Statistical technique used to measure the association among two or more variables.

a fundamental and versatile research technique that seeks to explain an outcome (dependent) variable in terms of multiple predictor (independent) variables. This analysis reveals the nature and strength of the relationship between each predictor variable and the outcome, independent of the influence from all other predictors. The term typically refers to Ordinary Least Squares (OLS) regression, which models a linear relationship among variables.

Concerned with measuring the way in which one variable is related to another. The purpose is to predict the value of a continuous variable using other independent variables.

Where past data is insufficient for direct forecasting of future levels of activity it may still be possible to make assumptions base d on relationship s with other activities that can be forecast. This applies part icularly to apportioned-effort task s and to a lesser extent to level-of-effort task [D03084] CCCP quantitative technique used to establish a line-of-best-fit through a set of data to establish a relationship between one or more independent variable and a dependent variable. That line is then used with a project ed value of the independent variable(s) to estimate value for the dependent variable. Editor's Note: A valuable estimating tool provided the value to be estimate lies within the observed data and not beyond those limits. [D03558] GAT

A statistical technique for determining the best mathematical expression describing the functional relationship between one response and one or more independent variables. See: least-squares method.

A set of statistical operations that help to predict the value of the dependent variable from the values of one or more independent variables.

A method of determining relationships among different data in order to predict future behavior/results

A statistical technique used to measure the impact (eg. on a share price) of a change in one or more variable factors.

A statistical technique used to find relationships between variables for the purpose of predicting their future values

A statistical technique applied to data to determine, for predictive purposes, the degree of correlation of a dependent variable with one or more independent variables, in other words, to see if there is a strong or weak cause and effect relationship between to things. See least-squares fit.

A statistical method that estimates any trend that might exist among important factors. An example in fisheries management is the link between catch and other factors like fishing effort and natural mortality.

A method for determining the association between a dependent variable and one or more independent variables.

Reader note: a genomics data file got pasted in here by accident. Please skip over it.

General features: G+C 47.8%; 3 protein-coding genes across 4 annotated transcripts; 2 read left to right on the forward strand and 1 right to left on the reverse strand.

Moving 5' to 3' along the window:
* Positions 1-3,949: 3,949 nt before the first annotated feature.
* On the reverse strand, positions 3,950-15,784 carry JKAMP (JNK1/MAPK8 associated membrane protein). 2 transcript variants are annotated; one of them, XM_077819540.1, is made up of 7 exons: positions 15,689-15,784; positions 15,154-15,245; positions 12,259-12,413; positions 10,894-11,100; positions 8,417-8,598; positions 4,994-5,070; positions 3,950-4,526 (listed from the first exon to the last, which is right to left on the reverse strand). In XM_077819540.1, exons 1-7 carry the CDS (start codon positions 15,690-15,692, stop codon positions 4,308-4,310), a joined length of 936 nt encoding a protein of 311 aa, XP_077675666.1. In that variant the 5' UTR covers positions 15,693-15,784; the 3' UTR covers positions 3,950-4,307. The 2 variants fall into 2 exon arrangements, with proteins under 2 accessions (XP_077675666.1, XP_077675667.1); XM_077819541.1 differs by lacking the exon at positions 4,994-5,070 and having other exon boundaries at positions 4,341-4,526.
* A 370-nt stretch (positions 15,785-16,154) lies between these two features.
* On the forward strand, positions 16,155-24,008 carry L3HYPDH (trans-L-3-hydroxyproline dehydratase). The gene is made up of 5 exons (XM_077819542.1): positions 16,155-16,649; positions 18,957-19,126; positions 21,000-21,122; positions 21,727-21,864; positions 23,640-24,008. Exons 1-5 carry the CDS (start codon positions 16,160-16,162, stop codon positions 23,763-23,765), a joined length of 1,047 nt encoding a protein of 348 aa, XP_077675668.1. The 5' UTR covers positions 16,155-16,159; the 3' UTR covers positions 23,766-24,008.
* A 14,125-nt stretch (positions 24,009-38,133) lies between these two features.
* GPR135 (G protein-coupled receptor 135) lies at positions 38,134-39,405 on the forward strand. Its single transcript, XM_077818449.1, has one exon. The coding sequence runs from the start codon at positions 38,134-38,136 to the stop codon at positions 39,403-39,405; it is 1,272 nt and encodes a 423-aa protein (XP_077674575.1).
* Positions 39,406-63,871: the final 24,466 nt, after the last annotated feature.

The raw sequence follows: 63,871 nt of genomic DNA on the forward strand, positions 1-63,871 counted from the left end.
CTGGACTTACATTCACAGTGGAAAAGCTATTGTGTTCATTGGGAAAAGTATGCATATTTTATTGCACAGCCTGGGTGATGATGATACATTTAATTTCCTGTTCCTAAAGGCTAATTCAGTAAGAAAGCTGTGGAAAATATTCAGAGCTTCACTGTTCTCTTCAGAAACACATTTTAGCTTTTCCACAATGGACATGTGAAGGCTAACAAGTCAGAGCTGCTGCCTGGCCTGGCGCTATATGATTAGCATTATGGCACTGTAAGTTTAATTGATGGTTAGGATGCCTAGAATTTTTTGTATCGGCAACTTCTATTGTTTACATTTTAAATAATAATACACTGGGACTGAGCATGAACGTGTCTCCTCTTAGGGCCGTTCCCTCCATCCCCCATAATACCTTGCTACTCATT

is a mathematical procedure which is used to determine and measure the predictive relationship between one variable (dependent variable) and one or more other variables (independent variables). (420.01.1h)

A statistical technique that can be used to estimate relationships between variables.

Analysis that is used to depict the relation between dependent and independent variables derived from a study. The goal of regression is to find a mathematical model that best explains how changes in the independent predictor variables affect the dependent response variables. A fitted regression model estimates the relation between predictors and responses and may be used to forecast or predict values of the responses.

The use of regression to make quantitative predictions of one variable from the values of another.

A statistical technique for investigating and modeling the relationship between variables.

A statistical means to improve the predictability of response based on an analysis of multiple, stratified relationships within a file.

A statistical technique used to determine the best mathematical expression to describe the relationship between a response and independent variables.

A statistical measure used to analyse the impact of change in one or more variable factors of a share price.

A statistical method of determining, or predicting, the value of a dependent variable, based on levels of one or more know independent variables.

A statistical technique used in modern stock portfolio analysis to compare returns on a particular stock or particular portfolio of stocks with the returns for a larger group of stocks or an index of stocks. The slope of the resulting regression line is called the Beta and it quantifies the stock's or the particular portfolio's sensitivity to systematic risk.

A statistical technique that establishes the best linear relationship between two or more quantifiable variables to be predicted from one or more independent or explanatory variables.

The association of one or more independent variables with a dependant variable. The relationships are associative only; causative inferences are added subjectively by the analysts. Cost Estimators Reference Manual, Stewart, Wyskida & Johannes, Second Edition Keyword(s): Regression Analysis

In statistics, regression analysis is the process used to estimate the parameter values of a function, in which the function predicts the value of a response variable in terms of the values of other variables. There are many methods developed to fit functions and these methods typically depend on the type of function being used. For example: linear regression, nonlinear regression, and logistic regression.

regression equation rising bottoms

Plotting a line through a set of points